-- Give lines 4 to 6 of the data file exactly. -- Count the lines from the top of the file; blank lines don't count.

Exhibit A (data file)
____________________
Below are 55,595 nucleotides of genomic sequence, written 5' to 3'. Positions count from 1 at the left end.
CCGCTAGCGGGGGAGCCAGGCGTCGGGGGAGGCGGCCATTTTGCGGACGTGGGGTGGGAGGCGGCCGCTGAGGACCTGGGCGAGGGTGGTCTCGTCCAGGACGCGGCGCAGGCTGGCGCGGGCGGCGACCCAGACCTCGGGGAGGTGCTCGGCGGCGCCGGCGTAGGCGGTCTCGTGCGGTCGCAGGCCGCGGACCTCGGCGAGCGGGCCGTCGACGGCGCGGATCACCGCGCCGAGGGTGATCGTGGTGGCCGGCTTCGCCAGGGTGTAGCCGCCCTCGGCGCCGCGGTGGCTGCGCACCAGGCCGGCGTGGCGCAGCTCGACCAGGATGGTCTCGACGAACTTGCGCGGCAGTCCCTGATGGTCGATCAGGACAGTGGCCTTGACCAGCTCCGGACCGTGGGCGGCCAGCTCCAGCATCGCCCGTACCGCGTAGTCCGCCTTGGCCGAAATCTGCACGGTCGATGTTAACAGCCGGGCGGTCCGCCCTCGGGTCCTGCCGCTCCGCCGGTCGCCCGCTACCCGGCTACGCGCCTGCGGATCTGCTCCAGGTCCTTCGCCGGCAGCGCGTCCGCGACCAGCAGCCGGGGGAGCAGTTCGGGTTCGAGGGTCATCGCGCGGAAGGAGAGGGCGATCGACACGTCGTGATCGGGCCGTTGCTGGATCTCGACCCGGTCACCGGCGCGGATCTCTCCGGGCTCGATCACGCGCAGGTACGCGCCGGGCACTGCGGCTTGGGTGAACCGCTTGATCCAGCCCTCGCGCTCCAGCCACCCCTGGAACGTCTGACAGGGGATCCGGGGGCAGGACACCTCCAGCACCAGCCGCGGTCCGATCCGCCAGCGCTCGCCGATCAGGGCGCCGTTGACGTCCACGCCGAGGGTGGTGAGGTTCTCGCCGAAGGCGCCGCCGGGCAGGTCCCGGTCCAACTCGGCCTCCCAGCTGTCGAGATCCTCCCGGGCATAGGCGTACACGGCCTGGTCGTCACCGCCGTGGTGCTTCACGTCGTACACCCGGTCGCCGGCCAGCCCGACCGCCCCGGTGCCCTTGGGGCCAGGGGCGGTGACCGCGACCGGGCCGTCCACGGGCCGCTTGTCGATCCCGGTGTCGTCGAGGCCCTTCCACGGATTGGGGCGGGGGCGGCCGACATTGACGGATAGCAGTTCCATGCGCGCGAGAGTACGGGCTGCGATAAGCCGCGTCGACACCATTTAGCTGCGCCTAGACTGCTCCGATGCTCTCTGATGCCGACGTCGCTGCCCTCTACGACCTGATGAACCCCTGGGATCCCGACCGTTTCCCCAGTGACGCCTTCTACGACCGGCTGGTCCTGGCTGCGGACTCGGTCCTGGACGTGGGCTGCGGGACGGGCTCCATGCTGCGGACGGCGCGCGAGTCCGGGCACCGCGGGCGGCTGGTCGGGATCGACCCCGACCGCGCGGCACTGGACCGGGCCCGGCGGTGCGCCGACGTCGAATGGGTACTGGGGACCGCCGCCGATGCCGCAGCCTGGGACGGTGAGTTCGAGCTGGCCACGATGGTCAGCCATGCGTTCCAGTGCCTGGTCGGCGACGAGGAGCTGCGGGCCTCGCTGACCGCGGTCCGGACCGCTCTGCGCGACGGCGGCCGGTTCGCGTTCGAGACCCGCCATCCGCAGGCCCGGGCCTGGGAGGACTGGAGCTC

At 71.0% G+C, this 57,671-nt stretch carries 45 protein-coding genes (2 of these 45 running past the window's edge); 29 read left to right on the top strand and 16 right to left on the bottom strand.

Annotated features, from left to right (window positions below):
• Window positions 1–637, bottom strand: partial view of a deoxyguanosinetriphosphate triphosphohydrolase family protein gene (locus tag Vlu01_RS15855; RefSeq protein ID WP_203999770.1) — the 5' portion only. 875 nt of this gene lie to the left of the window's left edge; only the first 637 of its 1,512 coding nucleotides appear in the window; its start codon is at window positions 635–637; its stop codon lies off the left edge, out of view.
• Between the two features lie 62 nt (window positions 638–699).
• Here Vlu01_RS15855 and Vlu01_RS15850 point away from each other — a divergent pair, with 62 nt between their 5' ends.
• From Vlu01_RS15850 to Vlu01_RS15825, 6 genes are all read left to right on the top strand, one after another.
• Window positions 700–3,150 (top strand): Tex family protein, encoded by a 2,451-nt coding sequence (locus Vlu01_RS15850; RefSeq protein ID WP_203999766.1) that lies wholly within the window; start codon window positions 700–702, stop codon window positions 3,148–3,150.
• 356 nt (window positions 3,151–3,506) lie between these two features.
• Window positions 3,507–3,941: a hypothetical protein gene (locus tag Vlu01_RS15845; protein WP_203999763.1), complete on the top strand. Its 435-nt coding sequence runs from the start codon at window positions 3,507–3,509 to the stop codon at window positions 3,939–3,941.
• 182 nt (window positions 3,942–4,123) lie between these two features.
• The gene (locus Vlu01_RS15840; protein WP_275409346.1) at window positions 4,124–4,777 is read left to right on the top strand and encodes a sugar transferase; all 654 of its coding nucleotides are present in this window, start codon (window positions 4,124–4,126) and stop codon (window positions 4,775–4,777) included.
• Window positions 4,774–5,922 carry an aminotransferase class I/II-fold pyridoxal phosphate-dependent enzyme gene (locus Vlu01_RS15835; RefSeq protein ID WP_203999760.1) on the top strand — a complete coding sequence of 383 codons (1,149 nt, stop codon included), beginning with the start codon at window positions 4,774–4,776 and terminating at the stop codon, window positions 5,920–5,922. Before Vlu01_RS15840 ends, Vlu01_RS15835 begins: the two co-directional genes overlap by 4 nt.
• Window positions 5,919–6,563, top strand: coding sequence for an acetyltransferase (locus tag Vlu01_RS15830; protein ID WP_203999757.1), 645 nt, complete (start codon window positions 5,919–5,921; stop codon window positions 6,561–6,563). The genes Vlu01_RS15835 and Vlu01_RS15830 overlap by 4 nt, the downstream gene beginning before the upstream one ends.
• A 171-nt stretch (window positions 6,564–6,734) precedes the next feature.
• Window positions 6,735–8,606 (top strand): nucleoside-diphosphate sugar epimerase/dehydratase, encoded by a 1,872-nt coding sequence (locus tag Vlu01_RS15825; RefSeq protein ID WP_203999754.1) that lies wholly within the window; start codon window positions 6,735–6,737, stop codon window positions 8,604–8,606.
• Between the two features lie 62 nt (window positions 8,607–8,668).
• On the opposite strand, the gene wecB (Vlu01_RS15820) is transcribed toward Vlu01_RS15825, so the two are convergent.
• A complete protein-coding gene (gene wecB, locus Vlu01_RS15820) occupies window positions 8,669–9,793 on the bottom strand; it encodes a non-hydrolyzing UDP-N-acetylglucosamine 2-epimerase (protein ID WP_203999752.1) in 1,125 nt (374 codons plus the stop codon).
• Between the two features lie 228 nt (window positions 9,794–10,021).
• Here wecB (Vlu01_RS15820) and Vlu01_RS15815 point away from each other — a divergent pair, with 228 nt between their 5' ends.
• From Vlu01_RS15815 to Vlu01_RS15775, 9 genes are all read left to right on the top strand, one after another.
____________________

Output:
Annotated features, from left to right (window positions below):
• Window positions 1–637, bottom strand: partial view of a deoxyguanosinetriphosphate triphosphohydrolase family protein gene (locus tag Vlu01_RS15855; RefSeq protein ID WP_203999770.1) — the 5' portion only. 875 nt of this gene lie to the left of the window's left edge; only the first 637 of its 1,512 coding nucleotides appear in the window; its start codon is at window positions 635–637; its stop codon lies off the left edge, out of view.
• Between the two features lie 62 nt (window positions 638–699).